Human Rights Council 34th Session
3 March 2017
Colleagues and Friends,
I am delighted to welcome you to the ninth interactive debate the Human Rights Council is holding on the rights of persons with disabilities. This year’s debate will be devoted to the standards set in article 5 of the Convention on the Rights of Persons with Disabilities on equality and non-discrimination and the policies and practices developed under its guidance.
It is undeniable that we have come a long way since the adoption of the Convention. In the international human rights framework, persons with disabilities are - formally recognised as right-holders on an equal basis with others. Substantive Equality goes hand in hand with the principle of non-discrimination which underlies all human rights treaties and seeks to prevent any distinction, exclusion, restriction or preference that nullifies or impairs the equal recognition and exercise of rights on different grounds, including on the grounds of disability.
While the human rights standards are clear in this respect, in practice, persons with disabilities continue to be subject to discrimination in the form of exclusion, isolation, segregation and violence. Deprivation of legal capacity, forced institutionalisation, pervasive stereotypes and prejudices, exclusion from general education, and lack of access to employment, housing and social protection prevent persons with disabilities from fully enjoying their rights. In particular, women and girls with disabilities face compounded barriers to the exercise and enjoyment of their rights across all spheres in comparison with men and boys with disabilities as well as other women and girls.
The second decade of the life of the Convention constitutes a unique opportunity to strengthen equality of persons with disabilities and to increase their inclusion and participation in society. The 2030 Agenda for Sustainable Development, in which the principles of equality and non-discrimination for persons with disabilities is a cross-cutting feature, should further galvanise the recognition, mainstreaming and promotion of the rights of persons with disabilities and their inclusion across all sectors, its implementation always requires to be guided by the Convention.
The Convention superseeds and expands on previous international instruments and human rights standards to guarantee substantive equality for persons with disabilities which includes both equality of opportunities and equality of outcomes, requiring the transformation of existing social structures, systems and conceptions which perpetuate discrimination in their regard. It provides a robust non-discrimination framework which encompasses direct and indirect discrimination, discrimination by association, structural or systemic discrimination, discrimination based on actual or perceived impairment, disability based exclusion, segregation and violence.
Experience has shown that non-discriminatory laws, policies and programmes do not suffice to ensure equality of marginalised groups, including persons with disabilities. Specific measures are needed to open up opportunities and establish preferences for persons with disabilities in an effort to dismantling structural and systemic discrimination still inherent to our societies. These specific measures may be temporarily in force until equality is achieved in a specific sector, such as quota systems in employment, or they may be permanent in nature in order to address an enduring inequality, such as tax exemptions for importing vehicles or assistive devices.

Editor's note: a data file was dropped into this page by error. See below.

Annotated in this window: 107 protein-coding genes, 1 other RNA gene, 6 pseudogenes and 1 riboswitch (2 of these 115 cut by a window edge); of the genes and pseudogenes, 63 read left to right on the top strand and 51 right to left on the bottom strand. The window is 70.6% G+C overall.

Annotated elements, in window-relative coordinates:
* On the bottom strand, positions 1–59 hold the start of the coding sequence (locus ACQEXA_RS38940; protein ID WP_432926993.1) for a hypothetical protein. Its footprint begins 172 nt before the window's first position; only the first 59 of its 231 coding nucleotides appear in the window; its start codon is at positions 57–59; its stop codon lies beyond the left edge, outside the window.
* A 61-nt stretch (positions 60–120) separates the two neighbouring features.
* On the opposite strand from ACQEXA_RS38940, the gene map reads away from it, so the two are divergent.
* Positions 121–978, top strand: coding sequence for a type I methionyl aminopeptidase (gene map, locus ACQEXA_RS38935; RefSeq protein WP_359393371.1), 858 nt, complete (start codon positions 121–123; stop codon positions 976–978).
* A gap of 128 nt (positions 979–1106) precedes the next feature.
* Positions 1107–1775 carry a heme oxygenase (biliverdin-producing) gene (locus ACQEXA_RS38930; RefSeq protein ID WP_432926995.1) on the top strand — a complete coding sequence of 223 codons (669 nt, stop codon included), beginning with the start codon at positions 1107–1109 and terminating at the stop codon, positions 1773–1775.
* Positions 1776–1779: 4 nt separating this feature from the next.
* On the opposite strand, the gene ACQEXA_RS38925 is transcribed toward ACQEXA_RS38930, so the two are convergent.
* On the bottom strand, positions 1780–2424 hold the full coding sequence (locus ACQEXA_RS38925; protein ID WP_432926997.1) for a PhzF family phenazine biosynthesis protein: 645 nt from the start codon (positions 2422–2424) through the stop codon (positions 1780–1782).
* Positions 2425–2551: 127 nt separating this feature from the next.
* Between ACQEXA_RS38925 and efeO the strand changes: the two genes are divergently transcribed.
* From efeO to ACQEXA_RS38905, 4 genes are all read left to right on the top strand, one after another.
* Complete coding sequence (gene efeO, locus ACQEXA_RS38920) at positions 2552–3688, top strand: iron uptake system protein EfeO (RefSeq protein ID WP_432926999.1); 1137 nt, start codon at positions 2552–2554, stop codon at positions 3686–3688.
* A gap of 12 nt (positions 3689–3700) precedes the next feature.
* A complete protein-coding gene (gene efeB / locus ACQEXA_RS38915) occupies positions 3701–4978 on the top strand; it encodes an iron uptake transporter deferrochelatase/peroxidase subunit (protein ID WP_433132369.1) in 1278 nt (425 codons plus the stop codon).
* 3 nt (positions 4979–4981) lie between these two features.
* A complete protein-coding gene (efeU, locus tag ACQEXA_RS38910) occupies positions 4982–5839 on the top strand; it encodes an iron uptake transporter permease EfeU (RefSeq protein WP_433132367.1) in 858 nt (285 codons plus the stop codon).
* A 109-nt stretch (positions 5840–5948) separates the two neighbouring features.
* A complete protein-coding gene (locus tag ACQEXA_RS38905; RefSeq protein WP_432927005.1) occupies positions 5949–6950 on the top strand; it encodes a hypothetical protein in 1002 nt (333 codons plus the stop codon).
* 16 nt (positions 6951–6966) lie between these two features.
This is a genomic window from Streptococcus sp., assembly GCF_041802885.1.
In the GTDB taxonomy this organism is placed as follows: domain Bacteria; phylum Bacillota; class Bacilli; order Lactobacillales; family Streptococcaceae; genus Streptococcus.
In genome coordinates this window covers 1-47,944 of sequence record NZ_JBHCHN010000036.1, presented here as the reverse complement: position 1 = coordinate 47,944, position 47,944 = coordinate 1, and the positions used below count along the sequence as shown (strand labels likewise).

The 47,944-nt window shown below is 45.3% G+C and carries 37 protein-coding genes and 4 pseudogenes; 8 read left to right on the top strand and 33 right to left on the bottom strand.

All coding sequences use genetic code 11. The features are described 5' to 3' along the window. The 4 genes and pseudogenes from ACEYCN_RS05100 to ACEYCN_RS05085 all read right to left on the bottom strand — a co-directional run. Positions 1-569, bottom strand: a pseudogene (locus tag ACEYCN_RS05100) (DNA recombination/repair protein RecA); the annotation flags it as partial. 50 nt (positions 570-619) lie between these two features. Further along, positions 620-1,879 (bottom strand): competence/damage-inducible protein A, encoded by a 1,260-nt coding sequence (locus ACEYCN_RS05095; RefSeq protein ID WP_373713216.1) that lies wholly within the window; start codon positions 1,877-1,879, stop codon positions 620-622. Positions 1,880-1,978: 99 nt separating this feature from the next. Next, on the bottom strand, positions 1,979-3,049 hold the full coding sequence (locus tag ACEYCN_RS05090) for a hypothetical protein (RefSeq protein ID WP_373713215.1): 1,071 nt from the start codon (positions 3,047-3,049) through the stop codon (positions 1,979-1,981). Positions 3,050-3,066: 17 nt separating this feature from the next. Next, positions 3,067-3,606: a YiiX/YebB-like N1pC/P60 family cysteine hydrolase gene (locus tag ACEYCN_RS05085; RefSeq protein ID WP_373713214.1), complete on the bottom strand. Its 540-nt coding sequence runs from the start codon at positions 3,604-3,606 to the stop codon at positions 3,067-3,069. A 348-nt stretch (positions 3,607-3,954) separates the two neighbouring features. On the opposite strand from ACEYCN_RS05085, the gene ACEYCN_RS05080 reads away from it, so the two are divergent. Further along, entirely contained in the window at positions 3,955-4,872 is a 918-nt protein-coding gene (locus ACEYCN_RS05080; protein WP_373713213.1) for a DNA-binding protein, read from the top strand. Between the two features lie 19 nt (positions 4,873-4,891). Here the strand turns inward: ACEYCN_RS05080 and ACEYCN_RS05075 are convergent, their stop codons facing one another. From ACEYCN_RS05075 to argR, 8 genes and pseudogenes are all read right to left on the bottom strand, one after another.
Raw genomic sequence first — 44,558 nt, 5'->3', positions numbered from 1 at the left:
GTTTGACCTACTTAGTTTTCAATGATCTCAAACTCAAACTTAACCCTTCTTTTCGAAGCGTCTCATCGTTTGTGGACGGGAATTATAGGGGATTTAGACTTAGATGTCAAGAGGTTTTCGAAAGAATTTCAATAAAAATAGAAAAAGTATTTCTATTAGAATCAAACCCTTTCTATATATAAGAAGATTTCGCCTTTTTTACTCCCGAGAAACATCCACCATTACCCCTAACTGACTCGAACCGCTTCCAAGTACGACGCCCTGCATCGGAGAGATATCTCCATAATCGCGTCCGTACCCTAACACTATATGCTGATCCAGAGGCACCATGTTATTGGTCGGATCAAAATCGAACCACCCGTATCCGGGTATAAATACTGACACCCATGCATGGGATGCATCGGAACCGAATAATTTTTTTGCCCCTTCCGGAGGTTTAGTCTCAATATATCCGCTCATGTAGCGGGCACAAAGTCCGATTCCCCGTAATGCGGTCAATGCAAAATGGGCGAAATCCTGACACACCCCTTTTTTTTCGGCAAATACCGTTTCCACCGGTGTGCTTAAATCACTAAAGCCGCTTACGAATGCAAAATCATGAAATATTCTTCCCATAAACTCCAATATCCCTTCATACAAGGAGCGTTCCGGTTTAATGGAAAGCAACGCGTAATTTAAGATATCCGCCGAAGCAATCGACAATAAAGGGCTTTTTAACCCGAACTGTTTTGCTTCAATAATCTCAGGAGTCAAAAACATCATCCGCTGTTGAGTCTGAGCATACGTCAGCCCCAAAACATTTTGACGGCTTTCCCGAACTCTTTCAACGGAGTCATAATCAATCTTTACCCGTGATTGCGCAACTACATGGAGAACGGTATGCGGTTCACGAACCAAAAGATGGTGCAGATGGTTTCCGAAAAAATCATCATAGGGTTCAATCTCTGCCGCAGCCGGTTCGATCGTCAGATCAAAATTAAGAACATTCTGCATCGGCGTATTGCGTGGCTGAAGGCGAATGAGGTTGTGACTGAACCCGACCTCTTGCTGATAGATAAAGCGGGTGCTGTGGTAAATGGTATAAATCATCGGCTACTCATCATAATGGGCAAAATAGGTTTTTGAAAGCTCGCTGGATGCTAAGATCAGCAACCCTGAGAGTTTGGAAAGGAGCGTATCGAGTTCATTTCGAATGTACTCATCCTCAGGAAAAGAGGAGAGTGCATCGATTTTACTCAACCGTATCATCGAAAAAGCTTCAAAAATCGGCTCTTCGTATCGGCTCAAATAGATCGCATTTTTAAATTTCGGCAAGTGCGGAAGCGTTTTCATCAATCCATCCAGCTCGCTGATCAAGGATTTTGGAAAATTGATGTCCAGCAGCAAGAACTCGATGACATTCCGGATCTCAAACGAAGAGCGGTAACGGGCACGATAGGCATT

Central to the duty of non-discrimination is the obligation to provide reasonable accommodation and the recognition that its denial constitutes discrimination in itself. This concept is a novelty in the human rights discourse and it is further consolidated in the Convention and by the jurisprudence of the Committee on the Rights of Persons with Disabilities. We are honoured today to have with us Judith Heumann who can share with us a first-hand account of this concept, particularly, in the American with Disabilities Act.
Reasonable accommodation applies across all rights and entails a necessary and appropriate modification and adjustment which does not impose a disproportionate burden, in a particular situation, to ensure the enjoyment and exercise of the right by an individual on an equal basis with others. It is still a relatively new concept in the human rights and disability discourse, and is commonly confused with other concepts, for example: specific measures, accessibility, provision of support and procedural accommodations. Such misconceptions may lead to an erosion of the obligations incumbent on States, service providers, employers, among others, towards ensuring the enjoyment and exercise of all human rights by persons with disabilities. It is thus essential that legislators, policymakers, judges, the private sector, civil society and other stakeholders have a thorough understanding of the legal implications of the duty to provide reasonable accommodation in order to ensure the effective protection of persons with disabilities against discrimination and ensuring substantive equality. I kindly invite you all to participate of a side event that will take place in room XXIII here at the Palais, to further explore this concept.